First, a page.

BWW Review: Chemistry Galore from Yoncheva and Fabiano in Met's TRAVIATA

BWW Review: Chemistry Galore from Yoncheva and Fabiano in Met's TRAVIATA

BWW Review: Chemistry Galore from Yoncheva and Fabiano in Met's TRAVIATA
Sonya Yoncheva as Violetta. Photo:
Marty Sohl/Metropolitan Opera.

Don't ever underestimate the importance of chemistry when it comes to pulling off an opera performance--and there was animal magnetism galore in the Met's revival of its Willy Decker production of Verdi's LA TRAVIATA. From the moment tenor Michael Fabiano came on stage, at Friday's performance of LA TRAVIATA at the Met, everyone perked up--even the evening's Violetta, Sonya Yoncheva, who had already been giving a strong performance as Verdi's "Lost One," suddenly seemed to have a gleam in her eye that wasn't present before.

BWW Review: Chemistry Galore from Yoncheva and Fabiano in Met's TRAVIATA
Sonya Yoncheva as Violetta, Michael Fabiano as
Alfredo. Photo: Marty Sohl/Metropolitan Opera.

Yoncheva is a soprano on the rise--though it seems to be taking longer for New York audiences to embrace her than those in London or Paris--and her Violetta is the cream of her roles here. In the past, I had mixed feelings about the Decker production, sets and costumes by Wolfgang Gussman, lighting by Hans Toelstede, with its Ingmar Bergman-esque spectre of death hovering over the action. But I forgot my quibbles once I heard Yoncheva's portrayal two years ago, because she was so powerful in this role. Whether playing the party girl, the smitten lover or the dying tubercular, the Bulgarian soprano has Violetta--and the audience--in the palm of her hand and even when the director has taken away some of the usual props in the Violetta "toolbox." For example, her death scene and the gorgeous aria, "Addio al passato," are done wandering around the stage rather than in bed; in her hands, they still have a devastating effect.

As Alfredo, tenor Fabiano was a more worldly version of a character who is sometimes portrayed as so goo-goo-eyed over Violetta that you can't quite imagine what she sees in him. Here, they are more of a match, particularly in Act II, where they get to frolic around in bedroom of her country place and mistakenly think that their life together will be full-steam-ahead. His full-voiced, amorous portrayal works perfectly in most respects--his aria of happiness with Violetta, "Dei miei bollenti spiriti" was wonderful--though I occasionally wished there were more modulation in his volume. This was a hot-blooded Alfredo: When his father, Giorgio, slapped him, it seemed surprising that he didn't fight back (though it would, of course, have been out of character) and when he lashed out at Violetta, still not understanding why she has thrown him over, he was terrifying as he flung money at her.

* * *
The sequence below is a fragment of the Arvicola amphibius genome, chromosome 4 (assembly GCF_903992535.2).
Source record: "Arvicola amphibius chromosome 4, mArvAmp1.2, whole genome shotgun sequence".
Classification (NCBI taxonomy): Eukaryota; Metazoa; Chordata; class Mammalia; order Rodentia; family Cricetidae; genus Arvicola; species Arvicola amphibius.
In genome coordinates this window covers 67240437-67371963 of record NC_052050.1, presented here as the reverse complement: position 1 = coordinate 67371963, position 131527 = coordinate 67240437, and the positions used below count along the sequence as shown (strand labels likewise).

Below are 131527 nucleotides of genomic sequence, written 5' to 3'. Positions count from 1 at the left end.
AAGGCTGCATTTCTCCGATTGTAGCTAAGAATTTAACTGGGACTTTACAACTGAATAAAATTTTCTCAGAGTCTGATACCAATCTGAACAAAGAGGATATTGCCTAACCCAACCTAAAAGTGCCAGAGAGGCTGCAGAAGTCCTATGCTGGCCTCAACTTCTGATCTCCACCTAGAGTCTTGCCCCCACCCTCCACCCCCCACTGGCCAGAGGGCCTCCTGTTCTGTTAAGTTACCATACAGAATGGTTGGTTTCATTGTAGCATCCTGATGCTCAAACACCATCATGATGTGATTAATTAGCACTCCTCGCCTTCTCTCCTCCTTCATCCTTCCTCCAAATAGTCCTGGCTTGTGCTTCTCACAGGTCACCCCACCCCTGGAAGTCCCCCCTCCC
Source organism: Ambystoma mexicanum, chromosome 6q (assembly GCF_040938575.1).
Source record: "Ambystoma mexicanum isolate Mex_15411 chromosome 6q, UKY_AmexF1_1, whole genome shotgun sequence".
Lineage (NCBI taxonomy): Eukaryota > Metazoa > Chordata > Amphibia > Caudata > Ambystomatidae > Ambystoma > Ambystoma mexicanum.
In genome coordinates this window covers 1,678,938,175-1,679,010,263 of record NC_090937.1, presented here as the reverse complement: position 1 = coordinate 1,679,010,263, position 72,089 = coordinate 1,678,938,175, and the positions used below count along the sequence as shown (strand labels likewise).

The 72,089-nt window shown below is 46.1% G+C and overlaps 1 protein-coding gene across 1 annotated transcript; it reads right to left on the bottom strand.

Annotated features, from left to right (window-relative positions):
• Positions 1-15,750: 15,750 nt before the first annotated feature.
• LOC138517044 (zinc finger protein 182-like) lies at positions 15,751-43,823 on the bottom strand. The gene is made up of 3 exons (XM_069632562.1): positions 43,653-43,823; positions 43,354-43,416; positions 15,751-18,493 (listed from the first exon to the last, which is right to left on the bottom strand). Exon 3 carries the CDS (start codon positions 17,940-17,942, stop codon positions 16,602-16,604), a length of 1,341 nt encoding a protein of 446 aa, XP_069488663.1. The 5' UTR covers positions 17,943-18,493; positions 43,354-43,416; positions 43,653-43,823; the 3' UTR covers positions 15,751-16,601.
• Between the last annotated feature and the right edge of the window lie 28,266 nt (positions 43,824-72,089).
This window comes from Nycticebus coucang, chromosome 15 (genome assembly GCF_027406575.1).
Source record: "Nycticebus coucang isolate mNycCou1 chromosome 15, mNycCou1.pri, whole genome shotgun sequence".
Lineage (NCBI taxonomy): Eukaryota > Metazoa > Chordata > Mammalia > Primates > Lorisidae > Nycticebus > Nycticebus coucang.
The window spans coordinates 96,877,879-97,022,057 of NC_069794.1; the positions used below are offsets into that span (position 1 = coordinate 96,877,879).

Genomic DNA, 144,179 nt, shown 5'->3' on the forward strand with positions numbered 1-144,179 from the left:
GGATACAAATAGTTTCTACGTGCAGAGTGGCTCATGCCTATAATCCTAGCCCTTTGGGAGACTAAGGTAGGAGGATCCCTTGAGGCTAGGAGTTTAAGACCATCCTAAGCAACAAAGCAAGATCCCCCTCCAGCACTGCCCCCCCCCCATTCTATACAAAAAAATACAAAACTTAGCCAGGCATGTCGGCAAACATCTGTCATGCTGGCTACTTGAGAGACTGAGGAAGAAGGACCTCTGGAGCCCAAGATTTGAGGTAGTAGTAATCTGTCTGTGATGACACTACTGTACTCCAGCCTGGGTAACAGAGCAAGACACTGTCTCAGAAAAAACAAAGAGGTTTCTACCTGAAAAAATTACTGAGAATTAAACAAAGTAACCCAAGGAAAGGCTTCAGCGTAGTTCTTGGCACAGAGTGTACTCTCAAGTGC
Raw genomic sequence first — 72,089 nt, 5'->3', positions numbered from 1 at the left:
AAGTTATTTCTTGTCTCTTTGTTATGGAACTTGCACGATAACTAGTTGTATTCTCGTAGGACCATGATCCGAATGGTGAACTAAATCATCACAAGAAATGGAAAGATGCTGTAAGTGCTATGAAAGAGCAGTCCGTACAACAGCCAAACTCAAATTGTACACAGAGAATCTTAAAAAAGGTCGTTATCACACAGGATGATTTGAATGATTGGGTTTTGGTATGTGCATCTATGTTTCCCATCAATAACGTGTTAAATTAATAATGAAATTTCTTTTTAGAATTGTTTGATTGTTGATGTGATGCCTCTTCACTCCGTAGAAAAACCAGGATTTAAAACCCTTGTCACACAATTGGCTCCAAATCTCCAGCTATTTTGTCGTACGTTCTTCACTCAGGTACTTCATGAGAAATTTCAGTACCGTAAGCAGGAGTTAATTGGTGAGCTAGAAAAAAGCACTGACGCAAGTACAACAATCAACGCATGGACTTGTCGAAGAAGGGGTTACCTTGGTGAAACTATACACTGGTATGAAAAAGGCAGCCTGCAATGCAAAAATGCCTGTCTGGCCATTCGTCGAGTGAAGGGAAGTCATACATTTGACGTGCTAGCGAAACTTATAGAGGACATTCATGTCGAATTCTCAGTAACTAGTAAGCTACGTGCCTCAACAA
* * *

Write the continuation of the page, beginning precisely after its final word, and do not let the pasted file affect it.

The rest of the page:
A last minute substitution, baritone Nelson Martinez was another large-voiced, passionate singer, as Alfredo's father (though his Gestapo-like entrance, bursting into Violetta's salon, could have been toned down a bit). He did quite well in convincing Violetta to give up Alfredo for the sake of his daughter ("Pura siccome un angelo" ["Pure like an angel"])--whose future would be ruined by having a fallen woman in the family--and as the repentant who comes to ask Violetta for forgiveness. (Unfortunately, too little too late.)

The concept of the director--where Violetta lives dominated by men, with chorus, male and female, in dark suits--homogenizes the other characters for me, making them basically undistinguishable from one another. Nevertheless, the great Met chorus takes up the challenge quite well. (And Athol Farmer's choreography is well-integrated into the action.) Under Nicola Luisotti, the Met orchestra was also in fine form, in a beautifully colored reading of the sumptuous score.

As mentioned earlier, LA TRAVIATA translates as "The Lost One"-but the only losers here are those who miss this cast at the Met.

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The Saturday, March 11 matinee performance of La Traviata will be transmitted worldwide as part of the Met's Live in HD series, which is now seen in more than 2,000 movie theaters in 71 countries around the world.

Additional performances: March 7, 11mat, 14, 18, 22, 25, 29; April 1, 4, 8mat, 11, 14. Curtain times vary: complete schedule here.

Running time: 2 hours and 33 minutes, one intermission.

Tickets begin at $25; for prices, more information, or to place an order, please call (212) 362-6000 or visit www.metopera.org. Special rates for groups of 10 or more are available by calling (212) 341-5410 or visiting www.metopera.org/groups.

Same-day $25 rush tickets for all performances of La Traviata are available on a first-come, first-served basis on the Met's Web site. Tickets will go on sale for performances Monday-Friday at noon, matinees four hours before curtain, and Saturday evenings at 2pm. For more information on rush tickets, click here.

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Richard Sasanow Richard Sasanow is a long-time writer on art, music, food, travel and international business for publications including The New York Times, The Guardian (UK), Town & Country and Travel & Leisure, among many others. He also interviewed some of the great singers of the 20th century for the programs at the San Francisco Opera and San Diego Opera and worked on US tours of the Orchestre National de France and Vienna State Opera, conducted by Lorin Maazel, Zubin Mehta and Leonard Bernstein.